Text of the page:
Another change is Elliot’s use of sets and stagecraft – the show’s distinctly Manhattan look has been muted; in its place is a vivid vortex of sliding doors (or backdrops!) that perfectly capture Bobbie’s chaotic, torn and frequently changing mind, as she looks in, and observes, the highs and lows of married life and the baffling complexity of even the best of relationships.
The Saturday afternoon matinee that I saw didn’t star Rosalie Craig, which I was initially disappointed by, but her understudy Anika Noni Rose dazzled in the role, imbuing Bobbie with strength and warmth that made the audience fall immediately in love with her. Two-time Grammy and Tony-winner Patti Lupone also made a return to the stage as the outrageous, yet vulnerable Joanne. Lupone’s character is a pseudo-drunken Aunt, confidante, therapist and all ’round buddy to Bobbie, who, through their conversations, discovers, and begins to overcome, insecurities of her own. At the heart of the production is a haunting question – do we ever feel truly happy? And even if we can – is it worth, or even right, to place all that responsibility on another person? Songs such as Sorry-Grateful and Marry Me a Little are full of comedic touches that make the audience fall about with laughter, but they’re also imbued with a deep, almost agonising pathos. They capture, aloud, the internal conflict that characterises most adult relationships: should I stay, or should I go? These married couples have chosen to stay – and Sondheim makes it very clear that, for his characters at least, love is a choice, not a fantasy. The lyrics’ sentiment is infused with Sondheim’s characteristic contradiction: ‘You’re scared she’s starting/To drift away… and scared she’ll stay’; ‘Everything’s different, nothing’s changed. ‘ Maybe the message that we can take away is that no one really knows what the best way is to experience life, or whether hindsight would make us choose differently, but we sometimes have to see everything: the good, the bad and the ugly, to truly experience life.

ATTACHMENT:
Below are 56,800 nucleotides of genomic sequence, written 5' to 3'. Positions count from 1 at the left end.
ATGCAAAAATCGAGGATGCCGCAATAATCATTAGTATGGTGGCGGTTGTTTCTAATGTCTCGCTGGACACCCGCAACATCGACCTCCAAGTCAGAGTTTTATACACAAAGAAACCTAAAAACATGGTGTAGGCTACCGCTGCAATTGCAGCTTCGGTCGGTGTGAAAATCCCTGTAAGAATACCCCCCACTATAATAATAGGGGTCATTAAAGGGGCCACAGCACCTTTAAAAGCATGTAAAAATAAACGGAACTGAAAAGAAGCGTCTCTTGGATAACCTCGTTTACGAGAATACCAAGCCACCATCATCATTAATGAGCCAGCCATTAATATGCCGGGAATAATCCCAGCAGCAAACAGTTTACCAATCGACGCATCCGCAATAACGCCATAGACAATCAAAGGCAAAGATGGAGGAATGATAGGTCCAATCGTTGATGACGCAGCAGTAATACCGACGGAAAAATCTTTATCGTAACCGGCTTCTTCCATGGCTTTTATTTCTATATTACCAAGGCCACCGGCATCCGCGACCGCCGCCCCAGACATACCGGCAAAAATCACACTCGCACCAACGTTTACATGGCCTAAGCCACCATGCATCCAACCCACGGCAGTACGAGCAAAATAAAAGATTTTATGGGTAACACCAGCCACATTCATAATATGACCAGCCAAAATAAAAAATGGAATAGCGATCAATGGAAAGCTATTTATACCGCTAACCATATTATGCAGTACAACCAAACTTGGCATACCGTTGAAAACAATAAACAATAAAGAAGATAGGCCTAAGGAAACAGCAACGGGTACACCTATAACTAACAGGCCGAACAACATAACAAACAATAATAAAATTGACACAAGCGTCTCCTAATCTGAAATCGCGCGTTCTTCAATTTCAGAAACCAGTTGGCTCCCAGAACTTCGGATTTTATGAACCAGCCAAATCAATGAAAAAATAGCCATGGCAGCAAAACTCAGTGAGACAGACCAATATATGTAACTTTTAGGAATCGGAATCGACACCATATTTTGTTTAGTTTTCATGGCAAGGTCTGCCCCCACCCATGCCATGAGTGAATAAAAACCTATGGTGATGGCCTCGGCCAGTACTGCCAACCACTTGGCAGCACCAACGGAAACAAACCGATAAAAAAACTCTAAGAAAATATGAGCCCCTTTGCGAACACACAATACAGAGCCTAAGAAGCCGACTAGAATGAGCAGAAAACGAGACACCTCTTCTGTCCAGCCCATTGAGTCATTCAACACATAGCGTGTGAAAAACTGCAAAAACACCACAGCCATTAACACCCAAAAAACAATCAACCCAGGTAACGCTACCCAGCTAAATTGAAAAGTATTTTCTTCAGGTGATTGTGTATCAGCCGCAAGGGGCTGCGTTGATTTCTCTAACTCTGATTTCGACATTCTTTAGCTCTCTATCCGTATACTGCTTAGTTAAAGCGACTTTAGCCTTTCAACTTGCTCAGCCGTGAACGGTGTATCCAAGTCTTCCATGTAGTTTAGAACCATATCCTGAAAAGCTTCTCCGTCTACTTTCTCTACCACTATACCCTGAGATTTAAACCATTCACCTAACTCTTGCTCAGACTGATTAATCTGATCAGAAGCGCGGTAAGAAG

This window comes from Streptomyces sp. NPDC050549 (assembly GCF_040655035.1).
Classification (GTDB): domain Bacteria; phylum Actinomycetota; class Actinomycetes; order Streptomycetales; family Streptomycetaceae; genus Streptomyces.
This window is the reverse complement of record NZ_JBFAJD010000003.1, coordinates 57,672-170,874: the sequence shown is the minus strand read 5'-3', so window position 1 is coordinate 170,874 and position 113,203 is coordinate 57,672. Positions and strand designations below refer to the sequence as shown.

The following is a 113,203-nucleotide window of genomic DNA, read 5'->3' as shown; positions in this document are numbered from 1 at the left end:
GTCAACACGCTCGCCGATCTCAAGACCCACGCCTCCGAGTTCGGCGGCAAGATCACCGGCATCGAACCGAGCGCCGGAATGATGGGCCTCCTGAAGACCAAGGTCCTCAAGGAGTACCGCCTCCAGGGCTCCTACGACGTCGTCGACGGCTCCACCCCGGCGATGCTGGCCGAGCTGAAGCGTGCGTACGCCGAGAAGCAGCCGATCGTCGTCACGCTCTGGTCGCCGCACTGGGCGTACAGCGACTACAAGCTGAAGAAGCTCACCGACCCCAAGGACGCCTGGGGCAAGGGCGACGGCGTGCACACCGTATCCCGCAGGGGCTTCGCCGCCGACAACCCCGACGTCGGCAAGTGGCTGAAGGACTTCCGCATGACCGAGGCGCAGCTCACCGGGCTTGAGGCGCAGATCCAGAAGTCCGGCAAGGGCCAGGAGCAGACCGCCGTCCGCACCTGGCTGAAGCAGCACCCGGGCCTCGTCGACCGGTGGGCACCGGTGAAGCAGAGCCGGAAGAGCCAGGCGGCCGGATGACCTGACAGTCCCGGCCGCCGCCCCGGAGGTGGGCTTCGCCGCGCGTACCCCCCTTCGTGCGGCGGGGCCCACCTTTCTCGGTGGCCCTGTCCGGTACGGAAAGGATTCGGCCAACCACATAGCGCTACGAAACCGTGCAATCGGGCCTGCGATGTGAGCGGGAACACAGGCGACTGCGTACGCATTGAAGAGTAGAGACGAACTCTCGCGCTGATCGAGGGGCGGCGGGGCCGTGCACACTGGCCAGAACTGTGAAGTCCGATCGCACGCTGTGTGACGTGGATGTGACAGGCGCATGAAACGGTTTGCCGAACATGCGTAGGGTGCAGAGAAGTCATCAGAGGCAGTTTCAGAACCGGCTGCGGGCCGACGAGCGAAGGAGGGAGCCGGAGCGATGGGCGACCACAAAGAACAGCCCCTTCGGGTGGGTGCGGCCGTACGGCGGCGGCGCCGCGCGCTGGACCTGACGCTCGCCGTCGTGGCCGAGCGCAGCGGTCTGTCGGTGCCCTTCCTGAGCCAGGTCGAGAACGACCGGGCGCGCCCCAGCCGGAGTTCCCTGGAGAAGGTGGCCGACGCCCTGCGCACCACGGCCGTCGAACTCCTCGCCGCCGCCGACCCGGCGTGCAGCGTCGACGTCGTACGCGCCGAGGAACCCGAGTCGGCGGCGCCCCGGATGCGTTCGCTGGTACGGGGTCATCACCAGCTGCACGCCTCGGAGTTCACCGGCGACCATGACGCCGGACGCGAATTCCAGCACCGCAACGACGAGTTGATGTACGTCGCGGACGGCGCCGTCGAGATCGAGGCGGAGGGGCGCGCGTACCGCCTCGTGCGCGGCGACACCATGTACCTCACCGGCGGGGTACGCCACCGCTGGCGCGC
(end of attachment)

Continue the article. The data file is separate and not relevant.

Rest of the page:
Speaking of, the moment in Company that has always intrigued and confused me in equal measure is probably the show’s most famous song: Being Alive. Being Alive is Company’s closing number, a show-stopper of such pure magic and magnitude, that hearing it quite literally makes you happy to be alive. It appears to be Bobbie’s last-minute resolve to commit, to give love a chance, whether the result is worth it or not. But how does all this fit in with a show that proposes to resist societal expectations and champion Bobbie’s choice to go it alone?